Stuart vows to protect country’s interest
Prime Minister Freundel Stuart today reiterated plans to take action if Barbados is hit by prolonged industrial action.
Speaking to Democratic Labour Party faithful at a fundraising luncheon for the Christ Church West branch, Stuart did not specify the nature of the action as he did just a week ago, when he threatened to invoke Section 48 of the Constitution of Barbados.
However, he made references to the Public Order Act, before repeating his determination to do something if necessary.
“The Government is watching this situation very closely and I want to assure all of you here today, and all of the persons who will hear what I have said here, that the Government is not going to be afraid to act to protect the best interests of Barbados,” he said.
“I do not hurl threats, I do not get into infertile crosstalk with people,” Stuart added.
His comments have come at a time when both the National Union of Public Workers (NUPW) and Customs workers have taken action against what they deem unfair treatment.
The NUPW has been embroiled in a dispute with the Barbados Investment Development Corporation (BIDC) for sending home 13 workers, 10 of whom received termination letters because they were over the age of 60, while Customs workers are protesting a move over to the Barbados Revenue Authority (BRA) unless they are appointed.
Stuart cited a number of laws and legal circumstances to support his contention that there was no discrimination shown against the BIDC workers, and that Customs workers do not have a case for demanding automatic appointment to substantive posts.
The Prime Minister, however, insisted that regardless of opinion, the contending sides should first seek to settle the matters by negotiation in the interest of the country.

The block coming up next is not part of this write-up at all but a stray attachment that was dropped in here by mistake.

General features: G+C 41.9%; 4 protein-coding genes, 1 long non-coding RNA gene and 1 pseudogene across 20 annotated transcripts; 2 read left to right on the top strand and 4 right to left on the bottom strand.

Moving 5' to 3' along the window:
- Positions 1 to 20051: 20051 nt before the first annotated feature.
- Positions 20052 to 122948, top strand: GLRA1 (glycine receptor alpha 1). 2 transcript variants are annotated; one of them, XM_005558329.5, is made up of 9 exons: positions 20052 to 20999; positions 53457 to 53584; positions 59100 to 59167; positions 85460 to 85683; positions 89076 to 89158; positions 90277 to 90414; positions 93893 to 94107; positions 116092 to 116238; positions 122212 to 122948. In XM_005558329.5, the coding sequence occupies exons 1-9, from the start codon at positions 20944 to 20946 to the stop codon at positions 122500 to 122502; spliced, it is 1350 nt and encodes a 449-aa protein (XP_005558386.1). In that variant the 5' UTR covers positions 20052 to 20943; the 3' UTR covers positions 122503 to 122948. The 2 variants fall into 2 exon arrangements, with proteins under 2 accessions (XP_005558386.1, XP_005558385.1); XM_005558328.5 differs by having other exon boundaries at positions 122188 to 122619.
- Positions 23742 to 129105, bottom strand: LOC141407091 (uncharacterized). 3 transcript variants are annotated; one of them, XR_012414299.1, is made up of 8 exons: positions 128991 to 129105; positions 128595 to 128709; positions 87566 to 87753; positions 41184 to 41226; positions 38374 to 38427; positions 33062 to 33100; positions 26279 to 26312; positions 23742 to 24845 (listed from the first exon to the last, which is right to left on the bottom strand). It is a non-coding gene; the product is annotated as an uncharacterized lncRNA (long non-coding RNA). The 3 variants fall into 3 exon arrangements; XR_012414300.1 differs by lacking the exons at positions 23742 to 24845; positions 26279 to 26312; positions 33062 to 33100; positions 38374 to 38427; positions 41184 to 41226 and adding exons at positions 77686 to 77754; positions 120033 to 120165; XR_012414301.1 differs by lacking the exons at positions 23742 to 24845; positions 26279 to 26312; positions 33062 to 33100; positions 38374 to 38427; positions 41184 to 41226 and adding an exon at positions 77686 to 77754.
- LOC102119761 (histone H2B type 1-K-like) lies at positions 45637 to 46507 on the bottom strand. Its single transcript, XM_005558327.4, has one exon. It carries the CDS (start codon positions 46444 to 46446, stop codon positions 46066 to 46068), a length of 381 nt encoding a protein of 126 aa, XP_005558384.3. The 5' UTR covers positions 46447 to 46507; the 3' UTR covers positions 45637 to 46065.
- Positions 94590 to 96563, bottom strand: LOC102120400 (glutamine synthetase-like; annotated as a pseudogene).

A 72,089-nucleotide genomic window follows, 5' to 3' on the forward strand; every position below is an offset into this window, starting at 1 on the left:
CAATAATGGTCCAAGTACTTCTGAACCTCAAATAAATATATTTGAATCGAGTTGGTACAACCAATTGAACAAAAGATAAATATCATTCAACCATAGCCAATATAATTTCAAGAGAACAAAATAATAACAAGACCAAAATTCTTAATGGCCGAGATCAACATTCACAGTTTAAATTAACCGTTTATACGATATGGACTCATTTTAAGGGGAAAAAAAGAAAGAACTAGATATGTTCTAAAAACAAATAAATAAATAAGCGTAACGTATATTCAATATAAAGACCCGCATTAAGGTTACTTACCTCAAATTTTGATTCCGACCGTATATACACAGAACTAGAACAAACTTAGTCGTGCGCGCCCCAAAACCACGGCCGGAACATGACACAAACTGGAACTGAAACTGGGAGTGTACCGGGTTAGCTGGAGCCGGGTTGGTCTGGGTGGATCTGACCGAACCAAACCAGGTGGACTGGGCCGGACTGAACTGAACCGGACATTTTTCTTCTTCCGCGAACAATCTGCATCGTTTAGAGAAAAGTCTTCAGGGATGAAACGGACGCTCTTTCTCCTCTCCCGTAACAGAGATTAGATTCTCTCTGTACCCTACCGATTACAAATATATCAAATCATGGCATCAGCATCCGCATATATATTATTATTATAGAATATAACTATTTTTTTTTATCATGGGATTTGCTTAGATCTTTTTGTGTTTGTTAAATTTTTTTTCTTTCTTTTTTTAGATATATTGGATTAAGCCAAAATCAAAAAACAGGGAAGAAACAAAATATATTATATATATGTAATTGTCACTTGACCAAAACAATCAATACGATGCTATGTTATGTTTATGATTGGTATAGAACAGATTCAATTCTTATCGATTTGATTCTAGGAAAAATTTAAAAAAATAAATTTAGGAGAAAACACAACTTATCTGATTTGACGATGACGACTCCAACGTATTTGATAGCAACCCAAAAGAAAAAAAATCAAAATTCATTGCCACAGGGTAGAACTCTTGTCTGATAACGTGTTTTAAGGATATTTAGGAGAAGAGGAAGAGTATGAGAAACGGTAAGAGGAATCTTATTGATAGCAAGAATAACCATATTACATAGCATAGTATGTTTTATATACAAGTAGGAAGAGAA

“If we are going to be functioning in a situation now where last resort is going to be used as first resort, where negotiation is going to be shunted aside, if the virtue of sitting down and talking through problems is going to be a thing of the past, we could be preparing ourselves for sustained instability in Barbados – unless something is done about it,” Stuart warned.
“And I’m just saying that I would ask all those persons who have lost sight of the centrality of the national interest in all of this, to try and get back to those principles and understand that in trade unionism, in industrial relations, there is give and take.”
He said such principles were the guide of legendary Barbadian trade union leaders Sir Frank Walcott, Joseph Goddard, Sir Roy Trotman, Dennis Clarke, and John Cumberbatch.
“Let us get back to where we were. It is easy to destroy traditions, but it is much more difficult to get them rebuilt . . . those interests [of Barbados] are too important to be left to the whim and caprice of this or that person in the society.
“We’ve fought too long and too hard over the last 49 years of independence to see all of those gains whittled away by reckless behaviour,” the Prime Minister insisted.